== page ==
Cardiovascular Risk and Psoriasis: the Role of Biologic Therapy.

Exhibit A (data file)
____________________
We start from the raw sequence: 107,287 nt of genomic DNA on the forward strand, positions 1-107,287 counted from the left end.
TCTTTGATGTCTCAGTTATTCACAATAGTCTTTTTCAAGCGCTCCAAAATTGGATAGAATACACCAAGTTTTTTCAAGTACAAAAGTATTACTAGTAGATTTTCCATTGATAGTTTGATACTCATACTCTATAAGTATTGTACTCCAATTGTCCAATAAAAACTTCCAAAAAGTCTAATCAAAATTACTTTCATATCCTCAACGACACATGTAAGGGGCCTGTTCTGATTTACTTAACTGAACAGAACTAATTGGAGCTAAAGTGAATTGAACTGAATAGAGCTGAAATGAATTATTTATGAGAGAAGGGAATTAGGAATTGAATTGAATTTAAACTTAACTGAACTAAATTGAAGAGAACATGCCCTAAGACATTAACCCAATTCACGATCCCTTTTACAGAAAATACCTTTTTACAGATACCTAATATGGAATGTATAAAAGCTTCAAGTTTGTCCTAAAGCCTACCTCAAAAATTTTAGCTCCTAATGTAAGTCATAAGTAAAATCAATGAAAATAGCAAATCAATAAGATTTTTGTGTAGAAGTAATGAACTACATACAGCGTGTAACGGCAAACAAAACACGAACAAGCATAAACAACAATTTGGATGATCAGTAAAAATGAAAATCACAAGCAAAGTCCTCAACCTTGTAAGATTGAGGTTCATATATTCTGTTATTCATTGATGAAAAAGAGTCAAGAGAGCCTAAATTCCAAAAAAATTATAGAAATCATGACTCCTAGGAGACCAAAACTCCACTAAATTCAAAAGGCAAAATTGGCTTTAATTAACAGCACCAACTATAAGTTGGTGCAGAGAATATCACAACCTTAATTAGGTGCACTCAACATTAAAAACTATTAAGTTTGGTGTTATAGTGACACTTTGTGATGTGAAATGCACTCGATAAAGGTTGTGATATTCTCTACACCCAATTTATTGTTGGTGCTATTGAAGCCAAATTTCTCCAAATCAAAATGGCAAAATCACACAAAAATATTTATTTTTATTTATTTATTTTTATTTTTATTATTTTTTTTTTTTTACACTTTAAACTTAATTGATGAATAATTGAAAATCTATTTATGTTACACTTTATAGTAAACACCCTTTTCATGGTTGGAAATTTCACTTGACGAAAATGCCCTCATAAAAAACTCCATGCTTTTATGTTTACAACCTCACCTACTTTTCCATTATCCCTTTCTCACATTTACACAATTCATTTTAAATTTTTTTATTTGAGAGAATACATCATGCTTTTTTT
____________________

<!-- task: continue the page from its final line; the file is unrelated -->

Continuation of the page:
ABSTRACT One of the most clinically important aspects of recent advances in our understanding of psoriasis has been the detection of an association between this disease and an increased prevalence of cardiovascular risk factors. This increase in prevalence is, in turn, linked to a greater risk of morbidity and mortality related to acute myocardial infarction, cerebrovascular accident, and peripheral arterial disease. The chronic systemic inflammation present in psoriasis could explain why moderate to severe psoriasis is an independent risk factor for cardiovascular disease. The introduction of biologic therapies has greatly improved the expectations of treatment as well as the long-term control of psoriasis, and there is epidemiological evidence that these therapies may lower cardiovascular risk in psoriasis as they do in rheumatoid arthritis. Caution should, however, be exercised when prescribing biologic drugs in this setting, because adverse effects have been reported in association with the use of tumor necrosis factor inhibitors in patients with advanced congestive heart failure. Furthermore, a numerical imbalance (without statistical significance) between the groups receiving the biologic drug and the placebo groups was recently observed in the incidence of major cardiovascular events (nonfatal myocardial infarction and cerebrovascular accident and cardiovascular death) during the controlled periods of clinical trials of briakinumab and ustekinumab, 2 monoclonal antibodies that target the p40 subunit shared by IL 12 and IL-23. We review the current scientific evidence on this topic.